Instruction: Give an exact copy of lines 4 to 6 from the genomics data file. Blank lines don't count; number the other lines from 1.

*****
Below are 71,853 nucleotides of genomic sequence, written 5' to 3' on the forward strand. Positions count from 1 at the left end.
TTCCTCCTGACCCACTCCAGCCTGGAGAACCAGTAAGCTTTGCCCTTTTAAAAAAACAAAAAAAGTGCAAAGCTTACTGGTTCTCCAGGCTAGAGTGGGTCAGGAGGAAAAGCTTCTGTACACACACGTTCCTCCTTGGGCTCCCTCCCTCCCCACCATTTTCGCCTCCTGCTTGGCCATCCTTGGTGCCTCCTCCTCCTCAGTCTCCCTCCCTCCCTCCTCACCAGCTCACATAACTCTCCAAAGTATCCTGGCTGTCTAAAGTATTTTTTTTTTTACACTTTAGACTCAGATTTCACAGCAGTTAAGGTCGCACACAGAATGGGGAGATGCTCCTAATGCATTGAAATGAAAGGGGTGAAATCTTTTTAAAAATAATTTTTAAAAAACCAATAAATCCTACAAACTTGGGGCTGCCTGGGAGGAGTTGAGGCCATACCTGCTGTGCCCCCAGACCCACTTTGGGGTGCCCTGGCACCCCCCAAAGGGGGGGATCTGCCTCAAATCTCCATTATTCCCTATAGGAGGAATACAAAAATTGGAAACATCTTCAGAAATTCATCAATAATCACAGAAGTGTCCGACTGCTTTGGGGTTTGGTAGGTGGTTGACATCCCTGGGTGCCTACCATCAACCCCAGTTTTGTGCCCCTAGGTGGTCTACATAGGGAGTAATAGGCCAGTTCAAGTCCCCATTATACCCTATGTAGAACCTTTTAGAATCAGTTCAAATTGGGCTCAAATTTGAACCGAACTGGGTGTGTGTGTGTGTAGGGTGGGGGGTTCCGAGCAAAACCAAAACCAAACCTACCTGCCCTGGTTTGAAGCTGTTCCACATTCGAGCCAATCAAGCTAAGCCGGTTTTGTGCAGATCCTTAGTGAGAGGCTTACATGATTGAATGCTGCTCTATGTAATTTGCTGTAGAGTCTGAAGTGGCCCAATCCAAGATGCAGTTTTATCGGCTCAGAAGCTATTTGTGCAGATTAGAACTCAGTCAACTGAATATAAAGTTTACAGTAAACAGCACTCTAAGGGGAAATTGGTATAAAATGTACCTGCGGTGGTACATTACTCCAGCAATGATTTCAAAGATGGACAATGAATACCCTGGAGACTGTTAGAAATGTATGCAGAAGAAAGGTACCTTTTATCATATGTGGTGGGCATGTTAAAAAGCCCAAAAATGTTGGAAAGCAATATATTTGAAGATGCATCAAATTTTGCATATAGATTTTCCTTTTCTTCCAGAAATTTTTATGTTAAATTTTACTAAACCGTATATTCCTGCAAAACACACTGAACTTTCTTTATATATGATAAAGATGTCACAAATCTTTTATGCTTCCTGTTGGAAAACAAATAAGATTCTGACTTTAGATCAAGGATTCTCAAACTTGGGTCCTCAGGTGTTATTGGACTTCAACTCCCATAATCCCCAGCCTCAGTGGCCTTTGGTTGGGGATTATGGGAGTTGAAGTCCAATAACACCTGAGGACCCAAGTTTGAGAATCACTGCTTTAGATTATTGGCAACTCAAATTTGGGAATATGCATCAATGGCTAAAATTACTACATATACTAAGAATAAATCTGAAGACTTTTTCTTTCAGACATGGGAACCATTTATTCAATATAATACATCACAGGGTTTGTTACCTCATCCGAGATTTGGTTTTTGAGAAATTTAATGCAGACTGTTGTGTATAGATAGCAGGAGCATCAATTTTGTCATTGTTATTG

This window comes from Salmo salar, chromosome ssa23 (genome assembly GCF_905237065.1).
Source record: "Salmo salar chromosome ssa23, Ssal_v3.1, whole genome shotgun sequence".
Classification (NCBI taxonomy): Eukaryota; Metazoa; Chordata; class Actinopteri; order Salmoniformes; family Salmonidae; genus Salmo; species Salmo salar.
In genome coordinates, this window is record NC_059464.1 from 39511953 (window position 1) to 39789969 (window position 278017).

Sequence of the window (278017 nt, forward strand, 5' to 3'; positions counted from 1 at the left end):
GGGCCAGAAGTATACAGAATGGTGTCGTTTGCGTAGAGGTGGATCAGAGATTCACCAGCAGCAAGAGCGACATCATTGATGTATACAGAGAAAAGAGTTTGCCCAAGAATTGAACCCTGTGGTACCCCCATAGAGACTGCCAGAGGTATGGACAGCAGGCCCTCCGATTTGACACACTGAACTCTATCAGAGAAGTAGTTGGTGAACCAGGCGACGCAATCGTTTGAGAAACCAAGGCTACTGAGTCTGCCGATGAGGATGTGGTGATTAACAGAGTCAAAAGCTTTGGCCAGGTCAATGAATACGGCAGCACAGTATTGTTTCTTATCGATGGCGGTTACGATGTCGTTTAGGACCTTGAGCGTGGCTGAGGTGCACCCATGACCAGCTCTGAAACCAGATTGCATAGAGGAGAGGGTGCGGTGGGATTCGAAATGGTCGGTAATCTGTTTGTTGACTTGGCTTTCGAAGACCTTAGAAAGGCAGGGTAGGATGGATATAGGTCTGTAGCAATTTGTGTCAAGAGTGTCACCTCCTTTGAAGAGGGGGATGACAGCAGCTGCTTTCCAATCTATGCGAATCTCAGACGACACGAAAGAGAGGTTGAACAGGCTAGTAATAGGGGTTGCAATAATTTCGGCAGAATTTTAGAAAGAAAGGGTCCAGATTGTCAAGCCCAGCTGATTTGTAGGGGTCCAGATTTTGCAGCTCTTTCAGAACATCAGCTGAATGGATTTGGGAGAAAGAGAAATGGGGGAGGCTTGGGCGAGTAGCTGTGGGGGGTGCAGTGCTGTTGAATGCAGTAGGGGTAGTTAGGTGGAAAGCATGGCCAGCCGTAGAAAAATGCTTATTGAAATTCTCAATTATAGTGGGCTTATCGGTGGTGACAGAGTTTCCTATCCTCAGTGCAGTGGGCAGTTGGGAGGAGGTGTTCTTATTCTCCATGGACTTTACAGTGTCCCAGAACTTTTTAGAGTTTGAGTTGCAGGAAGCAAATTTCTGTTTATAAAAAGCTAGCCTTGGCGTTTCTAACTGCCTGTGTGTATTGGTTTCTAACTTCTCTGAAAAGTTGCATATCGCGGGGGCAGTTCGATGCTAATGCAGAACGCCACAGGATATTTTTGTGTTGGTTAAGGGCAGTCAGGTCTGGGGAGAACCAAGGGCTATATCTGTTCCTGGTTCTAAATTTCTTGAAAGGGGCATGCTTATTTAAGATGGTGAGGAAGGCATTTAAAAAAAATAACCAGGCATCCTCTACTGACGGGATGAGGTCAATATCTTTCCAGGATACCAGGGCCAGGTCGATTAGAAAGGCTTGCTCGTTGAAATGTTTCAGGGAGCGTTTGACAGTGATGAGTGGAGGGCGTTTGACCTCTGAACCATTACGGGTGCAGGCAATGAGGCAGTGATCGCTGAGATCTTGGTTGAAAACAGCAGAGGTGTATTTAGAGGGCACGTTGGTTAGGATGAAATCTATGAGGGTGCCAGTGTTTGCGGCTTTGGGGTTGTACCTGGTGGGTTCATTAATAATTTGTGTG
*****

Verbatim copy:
Source record: "Salmo salar chromosome ssa23, Ssal_v3.1, whole genome shotgun sequence".
Classification (NCBI taxonomy): Eukaryota; Metazoa; Chordata; class Actinopteri; order Salmoniformes; family Salmonidae; genus Salmo; species Salmo salar.
In genome coordinates, this window is record NC_059464.1 from 39511953 (window position 1) to 39789969 (window position 278017).